Unlike the ``F'' model, it retains all of the passenger windows of ``pure'' passenger models. It may or may not have an F-style ``swing nose'' door in front, but all retain the side cargo door on the aft starboard of the fuselage, just behind the wing. Interior flooring is strengthened as in the ``F.'' A typical mixed cargo/passenger configuration uses a ``condensed'' seating arrangement extending from the nose to just aft of the wing, at which point a wall separates the cabin from the remaining rearmost portion, in which cargo can be loaded. The first operator of the ``C'' model was World Airways, which took delivery in 1972.

The SP Series

In 1973 Pan American expressed interest in acquiring an aircraft capable of flying extreme long range routes that did not produce passenger loads sufficient to justify use of a 747. Routes they had in mind were JFK-Tokyo non-stop, JFK-Riyiad, etc. In August 1973, Boeing announced the ``Special Performance'' or SP version of the 747, capable of flying 7000 miles with a (smaller) full load.

Pan American immediately ordered 10 for delivery in 1976.

External Characteristics: short and plump!

Of all the 747 derivatives produced to date, the SP series remains the most distinctive and easy to recognize. What strikes one immediately is the much shorter and ``stubbier''-looking fuselage. In order to reduce weight (and hence increase range with wings that remained the same size), frames were removed ahead of and behind the wing, resulting in a reduction of 48ft in length from the standard 225 feet. Although the upper deck ``hump'' remained the same size, its starting point proximity on top of the fuselage moved to mid-point. Seating capacity was naturally reduced, ranging from 240-320 in a mixed-class configuration.

Another difference which is readily apparent is in the tail, which Boeing made taller by nearly 10 ft (in order to compensate for directional stability). From a distance, it appears much more ``pointy'' than the standard 747 tail, and it is shared by no other series 747. Other unique attributes include elimination of the rather large underwing ``flap track housings'' which guide the flaps smoothly up and down (the flaps were also modified to be a simpler design).

All SP's were manufactured with the ``10 window look'' on the upper deck, as were all 747 -100/200 models from the mid-1970's onward. Although SP's were available with either Pratt & Whitney or Rolls Royce engines, most were ordered with Pratts.

Production History

Launch customer Pan American introduced SP service in April 1976 between LAX and Tokyo and JFK and Tokyo. Other early customers included Iran Air (which still operates its original fleet of four as of October 1995), South African Airways, Saudia, and CAAC (the Chinese state-run carrier). [ftnt. 1] The total production of the SP series was a meager 45, the majority of which were built between 1975 and 1980.

The -400 series, when it came out, it had nearly the same range as the SP, but could carry a full load of passengers. In 1989, the year that the -400 began production, SP production was dropped. However, it was not simply the -400's introduction that killed off the SP; Boeing received most of its SP orders in the period 1974-80. There was almost no production of the SP between 1981 and 1989.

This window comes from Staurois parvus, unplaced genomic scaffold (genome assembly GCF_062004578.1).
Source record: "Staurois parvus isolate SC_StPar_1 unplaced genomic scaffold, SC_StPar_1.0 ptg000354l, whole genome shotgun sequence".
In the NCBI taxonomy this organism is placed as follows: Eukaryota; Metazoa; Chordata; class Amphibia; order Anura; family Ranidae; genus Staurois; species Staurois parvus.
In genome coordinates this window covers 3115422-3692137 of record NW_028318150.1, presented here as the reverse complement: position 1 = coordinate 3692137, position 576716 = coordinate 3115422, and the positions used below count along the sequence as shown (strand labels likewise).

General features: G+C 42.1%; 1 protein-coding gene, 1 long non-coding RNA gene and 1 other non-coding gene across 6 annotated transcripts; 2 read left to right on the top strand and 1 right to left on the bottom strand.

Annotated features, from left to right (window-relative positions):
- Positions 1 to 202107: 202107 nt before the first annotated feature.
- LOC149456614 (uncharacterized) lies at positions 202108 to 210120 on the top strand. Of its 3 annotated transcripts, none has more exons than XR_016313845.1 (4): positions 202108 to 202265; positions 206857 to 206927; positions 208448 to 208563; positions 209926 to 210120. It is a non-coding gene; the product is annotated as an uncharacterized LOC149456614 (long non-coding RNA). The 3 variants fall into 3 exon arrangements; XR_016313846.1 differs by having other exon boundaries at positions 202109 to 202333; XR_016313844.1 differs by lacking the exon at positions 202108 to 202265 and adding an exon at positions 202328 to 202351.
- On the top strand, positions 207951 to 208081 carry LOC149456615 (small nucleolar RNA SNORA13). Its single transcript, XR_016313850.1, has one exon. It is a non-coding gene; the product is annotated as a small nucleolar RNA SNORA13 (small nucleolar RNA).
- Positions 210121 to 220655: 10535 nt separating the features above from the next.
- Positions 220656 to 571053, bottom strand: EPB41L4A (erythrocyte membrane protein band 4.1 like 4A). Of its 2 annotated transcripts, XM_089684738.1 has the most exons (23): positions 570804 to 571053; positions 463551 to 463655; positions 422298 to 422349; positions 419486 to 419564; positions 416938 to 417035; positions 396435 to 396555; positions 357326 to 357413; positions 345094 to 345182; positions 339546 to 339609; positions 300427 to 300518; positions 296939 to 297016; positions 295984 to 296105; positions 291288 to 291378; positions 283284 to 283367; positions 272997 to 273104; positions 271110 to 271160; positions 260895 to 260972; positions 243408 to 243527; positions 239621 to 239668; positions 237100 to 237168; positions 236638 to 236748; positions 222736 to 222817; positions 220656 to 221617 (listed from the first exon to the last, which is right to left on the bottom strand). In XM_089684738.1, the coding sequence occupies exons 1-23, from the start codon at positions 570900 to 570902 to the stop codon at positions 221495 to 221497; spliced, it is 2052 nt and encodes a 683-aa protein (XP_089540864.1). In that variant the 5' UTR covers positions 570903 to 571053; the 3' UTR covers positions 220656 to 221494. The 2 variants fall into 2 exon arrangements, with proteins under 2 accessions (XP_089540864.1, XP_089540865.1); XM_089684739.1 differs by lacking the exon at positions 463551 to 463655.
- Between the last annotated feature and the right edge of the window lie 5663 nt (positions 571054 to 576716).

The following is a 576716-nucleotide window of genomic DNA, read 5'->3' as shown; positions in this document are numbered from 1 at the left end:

The -300 Series

The first major external change in the appearance of standard-model 747's came with the introduction of the -300 series in 1983. An extension of the upper deck ``hump'' by a number of feet, resulting in the hump appearing to begin about the midpoint in the fuselage rather than the front third. Additional windows were added, usually an additional 10 or so (this varies by customer). Actually, two sets of windows are separated midway by a new style (and size) of emergency door, located on both sides of the upper deck fuselage area.

Additional passenger capacity resulting in ``extended upper deck'' varied depending on whether they were configured for first, business or coach seating, but ranged from 16 to 80. A new galley area was also included, generally located at the rearmost portion.

Aside from the upper-deck extension, there are virtually no external changes to disguish it from the -100 and -200 series.

Swissair introduced the -300 model in 1983, followed shortly by Japan Airlines.

At the request of the Dutch carrier KLM, Boeing agreed to set up a special assembly area to permit ``-300 retrofits'' of its -200 series aircraft. KLM elected to have several of its -200's sent to Boeing for the modifications, which involved removing the existing 100/200-style hump and replacing it with the extended upper deck of the -300. No other carriers took advantage of this. KLM also took delivery of new -300's, so unless one notes the tail number, it is nearly impossible to identify which KLM -300's were delivered new and which ones started out life as -200's.

The -400 Series

The -400 series represented Boeing's attempt to truly update all major systems in its aircraft to state of the art technology (mid- to late 1980's technology). Although the configuration of the -400, from a passenger-seating perspective, is nearly identical to that of the -300 (with the same upper- deck extension), the -400 series received all-new avionics, wiring, air conditioning, control systems, etc. It was designed with a glass cockpit (flat panel displays) with sophisticated software-driven monitoring systems.

Externally, the most distinctive feature are the ``winglets'' which rise six feet (two meters) vertically from the wing tips. The wings were also completely redesigned and feature a wider span (by 17 feet) than those of earlier models and a smoothed-out faring area (where the wing is attached to the fuselage). Otherwise, the external profile of the -400 is identical to that of the -300 series.

Engine pylons and cowling/exhaust pipe designs were also new, with each of the three major engine suppliers coming up with slightly different designs. Pratt & Whitney introduced the first in a series of more powerful engines, a derivative of which has been used to power the new 777 (between 74 and 90 thousand pounds thrust). The maximum gross takeoff weight of the 747-400 ``F'' is nearly 1 million pounds.

With all the engineering changes, the 747's range increased to 7800 miles, as did its maximum takeoff weight and fuel capacity.

Northwest introduced the -400 in 1989, followed shortly by United, British Airways, Singapore Airlines, and Lufthansa in 1990.